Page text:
Section 171 of the Act directs that advance polls shall be conducted in the same manner as the vote at a polling station on election day, unless otherwise provided. In light of the number of electors now using the advance polling option, the Act needs some adjustment. For example, s. 39(1) allows a returning officer to provide for registration desks at polling stations on election day to receive applications for registration by electors who are not on the lists. This allows for faster registration and fewer delays to other properly registered electors, than would be the case if electors had to register with a deputy returning officer at the polling station. Registration desks, however, cannot be created for advance polls because s. 169 directs that the revision of a list at an advance poll be conducted by the deputy returning officer and the poll clerk. At the 37th general election, the Chief Electoral Officer had to use his powers under s. 17(1) of the Act to permit the hiring of registration officers at advance polls, enabling poll officials to better handle the flow of electors at central polling stations.72

Similarly, there is currently no authority for a returning officer to group advance polls together in one central polling place in the same way that a returning officer can group together polling stations on election day, as set out under s. 123. Although there is authority for the returning officer to merge two advance polling districts into one, that would result in only one advance polling station for both of the merged districts, rather than a central place with two advance polling stations.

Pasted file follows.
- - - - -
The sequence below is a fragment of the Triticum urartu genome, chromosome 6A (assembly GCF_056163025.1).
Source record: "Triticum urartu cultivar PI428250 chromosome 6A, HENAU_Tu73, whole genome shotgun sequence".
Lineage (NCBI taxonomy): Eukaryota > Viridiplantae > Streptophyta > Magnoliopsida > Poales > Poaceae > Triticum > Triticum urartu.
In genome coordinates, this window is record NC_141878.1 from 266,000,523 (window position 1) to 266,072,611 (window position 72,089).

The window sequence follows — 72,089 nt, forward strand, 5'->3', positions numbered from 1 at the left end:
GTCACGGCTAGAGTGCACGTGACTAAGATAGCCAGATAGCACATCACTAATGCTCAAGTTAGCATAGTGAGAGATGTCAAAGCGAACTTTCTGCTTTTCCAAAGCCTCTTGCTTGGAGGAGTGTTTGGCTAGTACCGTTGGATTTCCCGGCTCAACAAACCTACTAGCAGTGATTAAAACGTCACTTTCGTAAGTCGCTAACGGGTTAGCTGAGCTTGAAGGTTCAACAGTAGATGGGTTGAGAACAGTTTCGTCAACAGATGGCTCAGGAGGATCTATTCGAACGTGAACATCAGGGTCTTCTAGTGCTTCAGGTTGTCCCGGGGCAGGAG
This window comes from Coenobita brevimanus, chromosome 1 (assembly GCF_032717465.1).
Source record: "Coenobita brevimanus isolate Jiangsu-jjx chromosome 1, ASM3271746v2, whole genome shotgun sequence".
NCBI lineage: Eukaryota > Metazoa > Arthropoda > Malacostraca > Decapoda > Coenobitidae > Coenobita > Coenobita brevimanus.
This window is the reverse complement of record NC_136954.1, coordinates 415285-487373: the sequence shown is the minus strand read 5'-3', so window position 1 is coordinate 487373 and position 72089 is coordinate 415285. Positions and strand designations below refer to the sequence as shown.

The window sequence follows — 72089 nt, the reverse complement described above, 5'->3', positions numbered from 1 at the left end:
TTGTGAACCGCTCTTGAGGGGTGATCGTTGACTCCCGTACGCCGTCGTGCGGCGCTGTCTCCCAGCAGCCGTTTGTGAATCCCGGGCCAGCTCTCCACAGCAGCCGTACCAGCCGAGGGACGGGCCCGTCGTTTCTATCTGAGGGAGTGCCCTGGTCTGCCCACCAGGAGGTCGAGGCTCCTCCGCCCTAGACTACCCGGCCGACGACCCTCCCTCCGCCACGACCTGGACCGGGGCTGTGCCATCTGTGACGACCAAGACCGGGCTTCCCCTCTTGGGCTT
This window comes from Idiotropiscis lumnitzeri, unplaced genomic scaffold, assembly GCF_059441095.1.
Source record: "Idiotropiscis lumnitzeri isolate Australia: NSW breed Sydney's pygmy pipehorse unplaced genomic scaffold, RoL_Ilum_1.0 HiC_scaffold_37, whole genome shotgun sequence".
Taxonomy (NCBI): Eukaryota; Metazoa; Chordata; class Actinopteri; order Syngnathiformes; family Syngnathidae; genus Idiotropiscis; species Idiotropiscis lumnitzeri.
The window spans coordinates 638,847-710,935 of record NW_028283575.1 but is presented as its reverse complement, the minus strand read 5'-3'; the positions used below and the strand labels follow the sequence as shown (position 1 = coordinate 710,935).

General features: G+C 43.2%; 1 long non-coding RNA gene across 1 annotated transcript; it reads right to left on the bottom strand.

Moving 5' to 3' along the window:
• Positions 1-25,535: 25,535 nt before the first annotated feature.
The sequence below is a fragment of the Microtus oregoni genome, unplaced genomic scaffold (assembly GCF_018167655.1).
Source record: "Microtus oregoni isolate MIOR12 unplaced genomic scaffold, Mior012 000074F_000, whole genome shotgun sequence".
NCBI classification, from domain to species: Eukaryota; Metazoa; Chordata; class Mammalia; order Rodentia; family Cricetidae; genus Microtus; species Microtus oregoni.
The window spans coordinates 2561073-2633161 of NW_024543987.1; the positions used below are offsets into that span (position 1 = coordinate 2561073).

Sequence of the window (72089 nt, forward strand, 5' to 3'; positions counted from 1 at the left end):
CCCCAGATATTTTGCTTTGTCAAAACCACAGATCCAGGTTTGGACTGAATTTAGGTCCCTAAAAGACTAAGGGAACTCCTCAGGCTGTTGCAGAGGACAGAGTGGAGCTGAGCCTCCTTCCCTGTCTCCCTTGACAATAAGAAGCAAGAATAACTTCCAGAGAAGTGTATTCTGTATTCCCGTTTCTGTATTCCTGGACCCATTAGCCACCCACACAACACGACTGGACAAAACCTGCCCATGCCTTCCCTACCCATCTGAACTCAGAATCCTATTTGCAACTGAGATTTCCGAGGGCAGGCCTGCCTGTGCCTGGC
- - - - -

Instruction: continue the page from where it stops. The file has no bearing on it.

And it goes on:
There is no current purpose served by these limitations. They arose in a time when advance polling stations were not as busy as they have become in recent times.

Recommendation: Section 169 of the Act should be removed. This will allow elector registration to proceed at an advance poll in the same way it does on election day, through the general authority of s. 171. In addition, an authority similar to s. 123 should be extended to the returning officer to group advance polling stations together in one place. This authority would be subject to the approval of the Chief Electoral Officer to ensure that too many stations, representing too wide an area, were not being grouped at one polling location. The definition of "central polling place" in s. 124 should be amended to include advance polling stations that have been grouped together.

7.9 Criteria for Appointment of Central Poll Supervisors

Subsection 124(2) provides that where a returning officer establishes a central polling place that contains four or more polling stations, the returning officer may appoint a central poll supervisor to supervise proceedings at the central polling place and to keep the returning officer informed of any matter that may adversely affect the proceedings.

Greater flexibility is required respecting this provision. There can be as many as 1 000 electors being served at three polling stations, which, particularly when combined with the number of election officers manning such stations, warrants the assistance of a central poll supervisor. However, the ability to appoint a central poll supervisor should be based on need, rather than simply the number of polls grouped together. There may be circumstances in particular polls (for example where a heavy turnout is expected) where the presence of a central poll supervisor would be useful.

Recommendation: Subsection 124(2) should be amended to allow a returning officer to appoint a central poll supervisor whenever the returning officer believes it would be appropriate to do so.

7.10 Authority of a Judge to Summon Witnesses for Recount